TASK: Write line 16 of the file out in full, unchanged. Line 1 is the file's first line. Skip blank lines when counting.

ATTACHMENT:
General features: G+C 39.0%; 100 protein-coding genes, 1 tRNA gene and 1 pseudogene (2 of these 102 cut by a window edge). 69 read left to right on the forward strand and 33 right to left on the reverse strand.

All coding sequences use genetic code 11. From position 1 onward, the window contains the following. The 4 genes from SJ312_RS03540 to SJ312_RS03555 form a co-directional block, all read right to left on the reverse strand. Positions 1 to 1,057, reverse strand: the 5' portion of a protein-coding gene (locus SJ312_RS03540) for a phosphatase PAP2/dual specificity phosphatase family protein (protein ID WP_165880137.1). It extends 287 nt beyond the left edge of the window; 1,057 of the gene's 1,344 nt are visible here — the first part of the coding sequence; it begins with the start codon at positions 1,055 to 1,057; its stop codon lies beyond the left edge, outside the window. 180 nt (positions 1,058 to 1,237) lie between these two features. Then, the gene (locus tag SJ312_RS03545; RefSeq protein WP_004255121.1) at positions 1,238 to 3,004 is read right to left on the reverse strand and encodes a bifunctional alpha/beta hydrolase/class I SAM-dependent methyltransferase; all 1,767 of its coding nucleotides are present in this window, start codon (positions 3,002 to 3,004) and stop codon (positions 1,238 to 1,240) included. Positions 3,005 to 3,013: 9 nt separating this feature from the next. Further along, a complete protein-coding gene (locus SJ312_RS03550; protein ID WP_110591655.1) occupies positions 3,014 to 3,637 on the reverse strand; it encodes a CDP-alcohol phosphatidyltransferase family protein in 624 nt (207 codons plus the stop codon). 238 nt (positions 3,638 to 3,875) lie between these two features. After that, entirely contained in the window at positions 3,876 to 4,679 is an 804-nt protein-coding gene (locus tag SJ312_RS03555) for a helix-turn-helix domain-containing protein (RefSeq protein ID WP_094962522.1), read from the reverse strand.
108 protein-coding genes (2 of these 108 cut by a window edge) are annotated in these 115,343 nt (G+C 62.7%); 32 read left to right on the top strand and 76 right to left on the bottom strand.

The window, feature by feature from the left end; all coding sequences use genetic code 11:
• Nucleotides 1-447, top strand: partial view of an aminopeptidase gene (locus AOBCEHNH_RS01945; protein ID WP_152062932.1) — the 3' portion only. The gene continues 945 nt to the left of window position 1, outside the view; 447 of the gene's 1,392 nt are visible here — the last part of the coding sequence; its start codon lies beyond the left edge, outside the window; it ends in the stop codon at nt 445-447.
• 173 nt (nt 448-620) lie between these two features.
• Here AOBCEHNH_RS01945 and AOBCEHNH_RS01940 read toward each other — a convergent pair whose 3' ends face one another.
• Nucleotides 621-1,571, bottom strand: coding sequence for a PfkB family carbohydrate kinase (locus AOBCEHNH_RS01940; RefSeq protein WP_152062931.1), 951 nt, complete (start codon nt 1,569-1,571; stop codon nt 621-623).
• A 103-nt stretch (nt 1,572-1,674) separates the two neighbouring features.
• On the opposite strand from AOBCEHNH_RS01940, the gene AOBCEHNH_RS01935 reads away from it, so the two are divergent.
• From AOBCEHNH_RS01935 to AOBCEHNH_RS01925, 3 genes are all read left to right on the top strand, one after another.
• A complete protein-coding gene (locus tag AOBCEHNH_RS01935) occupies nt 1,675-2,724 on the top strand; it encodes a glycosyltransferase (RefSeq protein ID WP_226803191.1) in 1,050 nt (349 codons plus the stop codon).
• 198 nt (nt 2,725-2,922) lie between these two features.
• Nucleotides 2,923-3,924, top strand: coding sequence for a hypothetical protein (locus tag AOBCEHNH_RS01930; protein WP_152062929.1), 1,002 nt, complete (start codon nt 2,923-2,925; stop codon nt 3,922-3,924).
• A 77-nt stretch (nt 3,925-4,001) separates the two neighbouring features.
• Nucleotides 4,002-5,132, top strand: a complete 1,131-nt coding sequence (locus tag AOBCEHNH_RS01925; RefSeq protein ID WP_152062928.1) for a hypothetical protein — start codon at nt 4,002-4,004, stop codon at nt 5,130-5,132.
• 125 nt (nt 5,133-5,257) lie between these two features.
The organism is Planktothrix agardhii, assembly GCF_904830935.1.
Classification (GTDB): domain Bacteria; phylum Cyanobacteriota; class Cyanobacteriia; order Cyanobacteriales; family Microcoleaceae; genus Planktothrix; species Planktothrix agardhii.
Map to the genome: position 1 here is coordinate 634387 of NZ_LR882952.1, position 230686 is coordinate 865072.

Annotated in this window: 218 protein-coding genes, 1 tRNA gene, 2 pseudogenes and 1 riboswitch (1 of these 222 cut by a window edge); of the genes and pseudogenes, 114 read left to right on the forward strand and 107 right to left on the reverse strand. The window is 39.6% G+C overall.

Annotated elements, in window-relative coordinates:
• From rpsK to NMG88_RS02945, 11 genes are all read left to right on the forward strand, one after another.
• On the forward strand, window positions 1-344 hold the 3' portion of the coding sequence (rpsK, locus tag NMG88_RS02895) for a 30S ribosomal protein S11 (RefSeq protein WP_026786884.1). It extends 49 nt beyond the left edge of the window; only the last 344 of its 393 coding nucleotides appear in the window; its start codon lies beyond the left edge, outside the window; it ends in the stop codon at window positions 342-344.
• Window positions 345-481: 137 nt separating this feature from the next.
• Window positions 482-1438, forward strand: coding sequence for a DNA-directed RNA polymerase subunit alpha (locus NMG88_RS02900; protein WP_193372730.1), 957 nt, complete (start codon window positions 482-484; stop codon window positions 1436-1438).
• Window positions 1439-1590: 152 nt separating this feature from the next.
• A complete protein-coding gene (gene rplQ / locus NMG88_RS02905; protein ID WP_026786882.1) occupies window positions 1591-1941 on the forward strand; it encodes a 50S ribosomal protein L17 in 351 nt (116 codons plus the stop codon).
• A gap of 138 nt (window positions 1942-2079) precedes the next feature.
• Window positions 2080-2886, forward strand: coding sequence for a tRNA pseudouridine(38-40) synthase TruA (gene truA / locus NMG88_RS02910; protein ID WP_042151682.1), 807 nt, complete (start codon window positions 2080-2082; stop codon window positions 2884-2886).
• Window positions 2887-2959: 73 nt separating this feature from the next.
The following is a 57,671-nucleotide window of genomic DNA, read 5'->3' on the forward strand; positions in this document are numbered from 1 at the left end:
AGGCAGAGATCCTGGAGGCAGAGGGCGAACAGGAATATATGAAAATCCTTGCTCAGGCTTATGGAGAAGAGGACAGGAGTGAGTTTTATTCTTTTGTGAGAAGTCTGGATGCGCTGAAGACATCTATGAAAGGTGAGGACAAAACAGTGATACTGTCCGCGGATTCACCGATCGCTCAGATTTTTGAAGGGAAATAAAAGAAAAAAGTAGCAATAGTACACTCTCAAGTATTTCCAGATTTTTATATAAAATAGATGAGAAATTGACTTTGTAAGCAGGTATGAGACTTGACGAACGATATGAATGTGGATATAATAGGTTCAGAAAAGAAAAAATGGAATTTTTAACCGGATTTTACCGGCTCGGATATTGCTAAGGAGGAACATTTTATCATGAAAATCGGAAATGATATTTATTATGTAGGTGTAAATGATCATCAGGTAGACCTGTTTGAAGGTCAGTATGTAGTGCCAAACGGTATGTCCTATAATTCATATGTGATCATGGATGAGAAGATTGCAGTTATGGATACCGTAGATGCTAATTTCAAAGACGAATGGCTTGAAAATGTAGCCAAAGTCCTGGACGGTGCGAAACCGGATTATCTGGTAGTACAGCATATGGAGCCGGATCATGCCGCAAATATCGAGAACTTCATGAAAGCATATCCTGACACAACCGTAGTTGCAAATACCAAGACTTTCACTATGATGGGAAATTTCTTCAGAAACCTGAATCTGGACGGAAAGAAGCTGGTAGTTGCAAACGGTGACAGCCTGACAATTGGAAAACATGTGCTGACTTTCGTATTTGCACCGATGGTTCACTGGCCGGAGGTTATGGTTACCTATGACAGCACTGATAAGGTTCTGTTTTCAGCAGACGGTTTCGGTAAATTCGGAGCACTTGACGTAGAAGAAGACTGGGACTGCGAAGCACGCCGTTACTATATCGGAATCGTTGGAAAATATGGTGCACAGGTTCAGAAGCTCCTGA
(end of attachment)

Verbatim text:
• Nucleotides 4,002-5,132, top strand: a complete 1,131-nt coding sequence (locus tag AOBCEHNH_RS01925; RefSeq protein ID WP_152062928.1) for a hypothetical protein — start codon at nt 4,002-4,004, stop codon at nt 5,130-5,132.